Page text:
In business, people talk a lot about unicorns - and they don't mean the one-horned horse. Here's what they actually mean.
What are the chances of seeing a real unicorn in the flesh? Unless you’re Harry Potter, the odds are 0. Mostly because unicorns don’t exist (sorry kids).
But back in the day when people thought unicorns were real, these one-horned beasts were quick, magical, and most of all - extremely rare.
Fast-forward to the 21st century in Silicon Valley, and a ‘unicorn’ has taken on a different meaning altogether: it’s a privately-held startup company with a value of over the ~magical~ US$1 billion-mark (AU$1.35 billion).
Venture capitalist Aileen Lee, coined the term back in 2013. Lee said startups that reached the $1 billion-mark were rare, and you’d have about as much luck finding one of those as you would a unicorn.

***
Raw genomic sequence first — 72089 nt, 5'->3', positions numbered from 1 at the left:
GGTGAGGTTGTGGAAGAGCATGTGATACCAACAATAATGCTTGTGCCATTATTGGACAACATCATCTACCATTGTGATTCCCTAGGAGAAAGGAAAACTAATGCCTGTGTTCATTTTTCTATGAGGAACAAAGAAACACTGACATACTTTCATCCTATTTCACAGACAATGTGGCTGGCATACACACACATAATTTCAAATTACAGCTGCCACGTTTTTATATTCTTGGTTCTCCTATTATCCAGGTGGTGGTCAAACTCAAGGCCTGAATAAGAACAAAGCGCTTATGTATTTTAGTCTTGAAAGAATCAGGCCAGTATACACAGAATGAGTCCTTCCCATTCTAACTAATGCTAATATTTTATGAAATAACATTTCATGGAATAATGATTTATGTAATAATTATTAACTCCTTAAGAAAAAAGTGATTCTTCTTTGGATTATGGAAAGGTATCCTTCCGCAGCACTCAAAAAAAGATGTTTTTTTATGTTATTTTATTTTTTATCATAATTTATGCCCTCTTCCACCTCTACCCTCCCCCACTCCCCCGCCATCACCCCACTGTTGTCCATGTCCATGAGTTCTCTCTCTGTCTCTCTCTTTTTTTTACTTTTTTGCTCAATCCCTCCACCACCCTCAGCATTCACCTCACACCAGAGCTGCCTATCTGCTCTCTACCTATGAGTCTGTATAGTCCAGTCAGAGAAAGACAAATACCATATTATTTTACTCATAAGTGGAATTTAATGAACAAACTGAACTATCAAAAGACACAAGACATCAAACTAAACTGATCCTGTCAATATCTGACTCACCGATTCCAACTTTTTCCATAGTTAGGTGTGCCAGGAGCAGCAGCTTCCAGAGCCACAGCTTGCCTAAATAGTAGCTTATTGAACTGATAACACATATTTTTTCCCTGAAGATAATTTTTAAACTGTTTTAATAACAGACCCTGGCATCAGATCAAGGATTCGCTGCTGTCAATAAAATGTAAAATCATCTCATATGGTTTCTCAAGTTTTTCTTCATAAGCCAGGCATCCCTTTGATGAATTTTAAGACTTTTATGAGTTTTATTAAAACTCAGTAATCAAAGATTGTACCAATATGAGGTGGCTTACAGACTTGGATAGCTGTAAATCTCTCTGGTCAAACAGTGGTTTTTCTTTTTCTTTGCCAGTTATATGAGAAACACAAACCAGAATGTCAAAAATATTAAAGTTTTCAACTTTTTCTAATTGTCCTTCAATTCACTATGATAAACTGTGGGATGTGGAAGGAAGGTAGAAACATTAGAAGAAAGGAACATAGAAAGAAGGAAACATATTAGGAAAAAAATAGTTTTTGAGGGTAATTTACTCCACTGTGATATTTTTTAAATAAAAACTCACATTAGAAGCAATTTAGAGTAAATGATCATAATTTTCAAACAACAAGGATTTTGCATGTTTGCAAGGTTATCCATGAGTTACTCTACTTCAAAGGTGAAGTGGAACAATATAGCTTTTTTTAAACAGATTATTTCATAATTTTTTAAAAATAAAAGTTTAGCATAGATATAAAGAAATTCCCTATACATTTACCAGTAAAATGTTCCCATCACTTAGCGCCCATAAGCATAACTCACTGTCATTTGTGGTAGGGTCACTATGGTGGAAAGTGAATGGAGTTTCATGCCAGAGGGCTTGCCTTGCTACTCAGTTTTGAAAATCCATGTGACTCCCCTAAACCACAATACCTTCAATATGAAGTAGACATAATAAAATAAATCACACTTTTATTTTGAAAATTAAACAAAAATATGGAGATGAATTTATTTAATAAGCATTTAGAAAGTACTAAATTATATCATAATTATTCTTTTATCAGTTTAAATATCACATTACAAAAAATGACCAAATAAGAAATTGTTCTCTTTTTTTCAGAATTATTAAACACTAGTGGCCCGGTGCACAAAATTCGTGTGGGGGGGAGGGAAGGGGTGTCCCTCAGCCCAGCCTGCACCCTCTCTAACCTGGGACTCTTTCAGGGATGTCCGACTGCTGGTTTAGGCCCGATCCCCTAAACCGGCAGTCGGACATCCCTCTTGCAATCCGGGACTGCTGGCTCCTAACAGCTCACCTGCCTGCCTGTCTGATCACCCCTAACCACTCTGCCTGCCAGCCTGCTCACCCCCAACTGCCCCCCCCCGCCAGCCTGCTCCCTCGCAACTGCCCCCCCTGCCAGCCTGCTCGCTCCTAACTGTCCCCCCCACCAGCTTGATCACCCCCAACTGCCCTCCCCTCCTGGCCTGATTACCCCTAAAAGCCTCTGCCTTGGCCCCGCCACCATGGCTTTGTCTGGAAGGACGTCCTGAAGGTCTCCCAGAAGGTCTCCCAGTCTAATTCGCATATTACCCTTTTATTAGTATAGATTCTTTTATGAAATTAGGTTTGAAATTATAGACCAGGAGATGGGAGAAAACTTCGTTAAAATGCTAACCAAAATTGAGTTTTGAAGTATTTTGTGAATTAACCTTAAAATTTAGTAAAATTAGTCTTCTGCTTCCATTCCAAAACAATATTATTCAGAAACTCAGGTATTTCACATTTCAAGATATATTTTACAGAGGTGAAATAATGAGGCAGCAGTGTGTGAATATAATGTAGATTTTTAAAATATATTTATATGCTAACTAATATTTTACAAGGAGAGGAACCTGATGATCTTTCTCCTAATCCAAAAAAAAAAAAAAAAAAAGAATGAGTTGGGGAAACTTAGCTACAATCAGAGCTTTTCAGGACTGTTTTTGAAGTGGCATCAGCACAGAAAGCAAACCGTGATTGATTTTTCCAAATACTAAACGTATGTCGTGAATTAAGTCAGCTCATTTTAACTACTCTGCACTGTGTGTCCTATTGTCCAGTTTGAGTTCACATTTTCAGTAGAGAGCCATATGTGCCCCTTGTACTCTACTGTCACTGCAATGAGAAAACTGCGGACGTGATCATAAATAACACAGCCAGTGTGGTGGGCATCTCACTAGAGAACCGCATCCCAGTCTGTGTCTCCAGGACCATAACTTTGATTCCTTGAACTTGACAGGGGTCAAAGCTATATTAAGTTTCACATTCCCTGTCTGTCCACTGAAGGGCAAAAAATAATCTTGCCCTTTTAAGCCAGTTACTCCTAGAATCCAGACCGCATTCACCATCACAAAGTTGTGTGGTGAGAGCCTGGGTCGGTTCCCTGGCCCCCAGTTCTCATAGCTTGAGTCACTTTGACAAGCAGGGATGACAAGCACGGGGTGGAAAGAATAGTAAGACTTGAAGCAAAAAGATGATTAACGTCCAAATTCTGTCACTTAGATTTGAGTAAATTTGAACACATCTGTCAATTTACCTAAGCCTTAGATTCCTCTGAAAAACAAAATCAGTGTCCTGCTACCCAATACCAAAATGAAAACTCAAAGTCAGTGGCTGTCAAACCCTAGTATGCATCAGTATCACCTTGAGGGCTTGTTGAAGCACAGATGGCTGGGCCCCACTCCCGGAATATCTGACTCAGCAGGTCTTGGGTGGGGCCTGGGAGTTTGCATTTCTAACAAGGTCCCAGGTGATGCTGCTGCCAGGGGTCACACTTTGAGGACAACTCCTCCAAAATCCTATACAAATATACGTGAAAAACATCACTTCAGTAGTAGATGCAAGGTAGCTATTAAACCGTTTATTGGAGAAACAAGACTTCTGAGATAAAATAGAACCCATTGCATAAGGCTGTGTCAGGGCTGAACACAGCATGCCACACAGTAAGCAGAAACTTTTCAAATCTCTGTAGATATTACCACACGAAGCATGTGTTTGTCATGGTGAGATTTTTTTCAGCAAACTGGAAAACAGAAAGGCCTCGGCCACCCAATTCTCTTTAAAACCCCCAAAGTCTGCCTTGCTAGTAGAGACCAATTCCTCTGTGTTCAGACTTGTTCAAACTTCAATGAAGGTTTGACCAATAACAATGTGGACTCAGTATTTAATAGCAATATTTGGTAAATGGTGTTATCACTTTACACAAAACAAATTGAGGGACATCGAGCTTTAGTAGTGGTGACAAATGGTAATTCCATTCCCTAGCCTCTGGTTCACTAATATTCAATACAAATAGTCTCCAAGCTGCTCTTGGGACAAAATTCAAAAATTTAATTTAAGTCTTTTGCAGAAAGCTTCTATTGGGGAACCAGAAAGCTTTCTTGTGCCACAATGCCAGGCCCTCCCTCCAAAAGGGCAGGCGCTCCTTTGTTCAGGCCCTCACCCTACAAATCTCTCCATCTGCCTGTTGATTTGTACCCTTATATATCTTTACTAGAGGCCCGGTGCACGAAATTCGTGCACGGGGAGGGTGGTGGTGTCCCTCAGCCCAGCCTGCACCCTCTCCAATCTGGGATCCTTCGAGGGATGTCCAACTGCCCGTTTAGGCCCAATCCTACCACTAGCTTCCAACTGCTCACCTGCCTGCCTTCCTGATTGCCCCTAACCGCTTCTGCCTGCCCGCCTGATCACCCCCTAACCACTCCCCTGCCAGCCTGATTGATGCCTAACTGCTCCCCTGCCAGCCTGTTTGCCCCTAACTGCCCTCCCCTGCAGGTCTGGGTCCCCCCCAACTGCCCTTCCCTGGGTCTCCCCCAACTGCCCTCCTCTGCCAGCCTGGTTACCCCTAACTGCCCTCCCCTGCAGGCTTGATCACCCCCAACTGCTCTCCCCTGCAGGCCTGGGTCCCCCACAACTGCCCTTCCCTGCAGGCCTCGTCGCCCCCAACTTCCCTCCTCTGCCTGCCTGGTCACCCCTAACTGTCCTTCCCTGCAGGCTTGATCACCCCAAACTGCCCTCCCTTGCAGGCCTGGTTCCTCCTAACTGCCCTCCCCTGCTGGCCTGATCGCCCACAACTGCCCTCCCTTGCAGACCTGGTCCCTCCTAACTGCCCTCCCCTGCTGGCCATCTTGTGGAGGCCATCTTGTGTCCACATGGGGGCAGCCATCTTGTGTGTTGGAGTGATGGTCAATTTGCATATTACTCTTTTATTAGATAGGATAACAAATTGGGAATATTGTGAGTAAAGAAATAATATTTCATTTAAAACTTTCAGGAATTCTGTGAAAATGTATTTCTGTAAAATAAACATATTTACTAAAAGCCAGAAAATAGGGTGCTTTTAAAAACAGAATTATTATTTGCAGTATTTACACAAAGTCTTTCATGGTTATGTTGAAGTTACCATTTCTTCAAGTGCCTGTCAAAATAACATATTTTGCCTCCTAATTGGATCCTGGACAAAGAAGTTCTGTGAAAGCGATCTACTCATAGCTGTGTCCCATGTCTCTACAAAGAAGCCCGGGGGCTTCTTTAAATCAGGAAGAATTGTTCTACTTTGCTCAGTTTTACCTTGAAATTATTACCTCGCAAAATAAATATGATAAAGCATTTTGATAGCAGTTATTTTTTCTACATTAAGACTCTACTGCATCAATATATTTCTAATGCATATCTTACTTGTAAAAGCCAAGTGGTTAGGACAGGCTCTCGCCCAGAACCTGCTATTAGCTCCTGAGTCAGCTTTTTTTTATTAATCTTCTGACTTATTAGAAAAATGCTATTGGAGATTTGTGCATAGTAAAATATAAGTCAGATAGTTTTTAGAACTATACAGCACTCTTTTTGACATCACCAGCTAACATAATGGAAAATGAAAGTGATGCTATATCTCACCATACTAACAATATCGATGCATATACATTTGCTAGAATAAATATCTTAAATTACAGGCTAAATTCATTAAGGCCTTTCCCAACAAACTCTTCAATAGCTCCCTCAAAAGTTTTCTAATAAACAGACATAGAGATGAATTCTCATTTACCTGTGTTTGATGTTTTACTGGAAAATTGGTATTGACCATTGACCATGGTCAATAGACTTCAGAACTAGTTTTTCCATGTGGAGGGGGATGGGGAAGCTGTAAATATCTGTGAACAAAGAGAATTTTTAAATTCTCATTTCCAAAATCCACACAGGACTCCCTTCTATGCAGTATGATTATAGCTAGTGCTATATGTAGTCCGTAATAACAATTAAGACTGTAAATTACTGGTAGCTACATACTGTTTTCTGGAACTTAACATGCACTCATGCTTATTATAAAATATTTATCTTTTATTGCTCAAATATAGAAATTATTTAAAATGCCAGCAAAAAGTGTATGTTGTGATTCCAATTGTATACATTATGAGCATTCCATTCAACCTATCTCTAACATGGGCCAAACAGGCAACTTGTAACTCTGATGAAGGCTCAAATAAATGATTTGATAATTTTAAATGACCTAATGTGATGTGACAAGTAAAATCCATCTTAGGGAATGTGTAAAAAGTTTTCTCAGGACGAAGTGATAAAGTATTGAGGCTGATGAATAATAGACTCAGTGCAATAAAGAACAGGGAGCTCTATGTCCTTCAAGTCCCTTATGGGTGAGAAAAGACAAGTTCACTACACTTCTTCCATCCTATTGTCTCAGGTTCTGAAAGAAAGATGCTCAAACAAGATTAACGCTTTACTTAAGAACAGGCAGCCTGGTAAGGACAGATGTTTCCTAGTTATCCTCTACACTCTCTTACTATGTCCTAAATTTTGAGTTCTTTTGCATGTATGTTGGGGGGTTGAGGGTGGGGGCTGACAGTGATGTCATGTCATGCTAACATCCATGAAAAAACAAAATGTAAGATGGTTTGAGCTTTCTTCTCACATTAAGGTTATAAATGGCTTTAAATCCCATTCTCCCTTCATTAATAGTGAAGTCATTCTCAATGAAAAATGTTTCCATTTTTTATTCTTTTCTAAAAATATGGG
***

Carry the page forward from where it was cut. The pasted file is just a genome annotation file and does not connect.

But since 2013 (when there were 39 unicorns globally), a LOT has changed. Get this: in the second quarter of 2021 alone, there were 161 newly-minted unicorns.
And Australia’s been home to a couple unicorns in our lifetime too. Think Canva, Atlassian and Go1.
Investors love finding unicorns, because they reckon they can ride that baby all across the rainbow to the magical money pot. And sometimes, it’s true. But now, the true value for investors is finding the decacorn (US $10 billion) or the hectocorn (US $100 billion).
Sign up for Flux and join 100,000 members of the Flux family